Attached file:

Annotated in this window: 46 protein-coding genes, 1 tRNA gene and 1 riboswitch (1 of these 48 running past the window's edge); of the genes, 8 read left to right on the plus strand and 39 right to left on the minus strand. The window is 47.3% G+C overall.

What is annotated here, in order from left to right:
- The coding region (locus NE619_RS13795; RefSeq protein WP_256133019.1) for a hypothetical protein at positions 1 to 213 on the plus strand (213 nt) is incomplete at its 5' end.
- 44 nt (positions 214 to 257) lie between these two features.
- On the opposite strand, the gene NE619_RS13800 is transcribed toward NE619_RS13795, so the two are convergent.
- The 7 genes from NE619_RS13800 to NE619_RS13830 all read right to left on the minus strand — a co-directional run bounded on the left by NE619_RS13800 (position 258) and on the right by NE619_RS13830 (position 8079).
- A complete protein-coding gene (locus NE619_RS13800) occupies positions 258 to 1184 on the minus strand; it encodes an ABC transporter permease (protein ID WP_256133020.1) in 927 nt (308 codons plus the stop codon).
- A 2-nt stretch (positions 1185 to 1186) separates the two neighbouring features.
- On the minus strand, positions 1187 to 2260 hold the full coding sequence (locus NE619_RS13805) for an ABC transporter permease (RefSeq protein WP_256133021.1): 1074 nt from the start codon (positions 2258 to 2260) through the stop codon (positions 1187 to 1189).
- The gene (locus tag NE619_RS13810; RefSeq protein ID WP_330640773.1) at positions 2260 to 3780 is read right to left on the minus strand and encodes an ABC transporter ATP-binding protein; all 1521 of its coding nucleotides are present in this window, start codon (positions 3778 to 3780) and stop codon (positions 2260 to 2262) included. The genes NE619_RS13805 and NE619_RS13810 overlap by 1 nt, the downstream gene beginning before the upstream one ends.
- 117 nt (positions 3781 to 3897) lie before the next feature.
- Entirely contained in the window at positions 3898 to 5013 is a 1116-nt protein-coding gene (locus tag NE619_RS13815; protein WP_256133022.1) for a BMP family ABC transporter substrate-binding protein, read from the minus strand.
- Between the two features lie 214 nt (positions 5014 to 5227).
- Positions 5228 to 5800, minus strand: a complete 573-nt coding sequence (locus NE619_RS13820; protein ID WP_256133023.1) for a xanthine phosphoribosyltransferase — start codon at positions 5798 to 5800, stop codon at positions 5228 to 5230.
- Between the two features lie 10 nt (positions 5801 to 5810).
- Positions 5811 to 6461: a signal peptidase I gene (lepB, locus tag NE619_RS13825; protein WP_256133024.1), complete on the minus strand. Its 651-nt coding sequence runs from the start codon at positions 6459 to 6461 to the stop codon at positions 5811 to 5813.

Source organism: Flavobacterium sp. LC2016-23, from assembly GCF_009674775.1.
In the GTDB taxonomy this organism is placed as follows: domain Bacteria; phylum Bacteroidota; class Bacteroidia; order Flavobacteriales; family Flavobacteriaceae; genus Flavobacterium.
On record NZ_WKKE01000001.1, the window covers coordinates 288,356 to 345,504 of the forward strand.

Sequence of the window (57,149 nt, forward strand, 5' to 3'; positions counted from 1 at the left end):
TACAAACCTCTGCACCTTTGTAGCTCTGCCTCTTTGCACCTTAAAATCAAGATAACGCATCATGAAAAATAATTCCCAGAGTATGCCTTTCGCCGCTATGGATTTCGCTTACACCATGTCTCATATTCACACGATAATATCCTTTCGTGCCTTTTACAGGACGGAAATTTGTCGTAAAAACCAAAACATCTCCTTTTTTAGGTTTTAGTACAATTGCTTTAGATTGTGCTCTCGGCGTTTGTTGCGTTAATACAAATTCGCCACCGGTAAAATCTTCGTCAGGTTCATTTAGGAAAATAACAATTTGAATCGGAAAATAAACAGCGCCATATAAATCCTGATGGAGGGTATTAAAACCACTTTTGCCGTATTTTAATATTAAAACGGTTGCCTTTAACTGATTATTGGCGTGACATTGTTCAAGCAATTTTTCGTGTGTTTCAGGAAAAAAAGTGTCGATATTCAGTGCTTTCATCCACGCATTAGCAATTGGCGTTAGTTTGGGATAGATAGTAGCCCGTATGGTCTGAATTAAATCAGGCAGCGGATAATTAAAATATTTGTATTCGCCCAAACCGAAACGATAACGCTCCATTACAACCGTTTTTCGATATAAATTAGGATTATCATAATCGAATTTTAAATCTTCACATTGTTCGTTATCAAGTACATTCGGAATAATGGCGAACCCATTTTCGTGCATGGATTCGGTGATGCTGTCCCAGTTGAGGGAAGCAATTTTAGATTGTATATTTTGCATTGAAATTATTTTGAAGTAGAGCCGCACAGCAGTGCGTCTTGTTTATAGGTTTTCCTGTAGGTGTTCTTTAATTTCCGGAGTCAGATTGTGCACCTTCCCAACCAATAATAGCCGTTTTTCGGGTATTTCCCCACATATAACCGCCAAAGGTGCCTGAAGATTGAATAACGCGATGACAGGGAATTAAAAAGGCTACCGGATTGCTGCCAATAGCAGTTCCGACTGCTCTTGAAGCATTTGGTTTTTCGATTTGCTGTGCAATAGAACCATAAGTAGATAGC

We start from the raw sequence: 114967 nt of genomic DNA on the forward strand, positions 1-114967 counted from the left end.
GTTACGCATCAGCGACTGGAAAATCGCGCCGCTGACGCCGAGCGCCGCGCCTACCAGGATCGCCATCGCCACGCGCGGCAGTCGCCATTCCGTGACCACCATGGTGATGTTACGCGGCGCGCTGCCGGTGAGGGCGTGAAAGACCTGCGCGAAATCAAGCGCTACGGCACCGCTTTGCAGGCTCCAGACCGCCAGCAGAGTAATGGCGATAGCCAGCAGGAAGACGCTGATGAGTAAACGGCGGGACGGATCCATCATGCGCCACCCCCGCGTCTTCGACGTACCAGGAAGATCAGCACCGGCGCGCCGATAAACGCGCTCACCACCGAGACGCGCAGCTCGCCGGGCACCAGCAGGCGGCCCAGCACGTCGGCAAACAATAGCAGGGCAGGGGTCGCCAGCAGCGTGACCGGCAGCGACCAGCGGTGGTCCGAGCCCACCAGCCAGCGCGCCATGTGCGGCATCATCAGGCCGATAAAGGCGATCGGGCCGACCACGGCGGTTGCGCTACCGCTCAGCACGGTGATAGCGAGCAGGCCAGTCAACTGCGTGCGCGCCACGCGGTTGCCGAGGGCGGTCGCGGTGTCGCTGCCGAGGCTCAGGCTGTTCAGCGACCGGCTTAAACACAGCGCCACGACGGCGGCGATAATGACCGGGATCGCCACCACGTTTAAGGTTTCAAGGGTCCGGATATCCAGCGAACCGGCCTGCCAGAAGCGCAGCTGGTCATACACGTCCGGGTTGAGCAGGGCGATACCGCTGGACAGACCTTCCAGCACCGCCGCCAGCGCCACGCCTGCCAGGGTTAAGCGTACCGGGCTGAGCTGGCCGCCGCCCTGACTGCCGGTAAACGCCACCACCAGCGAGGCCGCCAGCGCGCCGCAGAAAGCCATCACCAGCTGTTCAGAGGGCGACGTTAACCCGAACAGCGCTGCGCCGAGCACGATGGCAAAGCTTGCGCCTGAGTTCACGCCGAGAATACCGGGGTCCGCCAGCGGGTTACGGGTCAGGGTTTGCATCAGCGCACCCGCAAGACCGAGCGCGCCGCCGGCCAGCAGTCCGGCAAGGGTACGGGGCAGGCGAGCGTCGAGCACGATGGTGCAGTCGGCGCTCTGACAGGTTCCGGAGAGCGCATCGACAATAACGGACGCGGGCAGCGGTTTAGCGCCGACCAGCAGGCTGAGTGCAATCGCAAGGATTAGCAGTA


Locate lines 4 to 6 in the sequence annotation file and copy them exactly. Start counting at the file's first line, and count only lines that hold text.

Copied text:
- 44 nt (positions 214 to 257) lie between these two features.
- On the opposite strand, the gene NE619_RS13800 is transcribed toward NE619_RS13795, so the two are convergent.
- The 7 genes from NE619_RS13800 to NE619_RS13830 all read right to left on the minus strand — a co-directional run bounded on the left by NE619_RS13800 (position 258) and on the right by NE619_RS13830 (position 8079).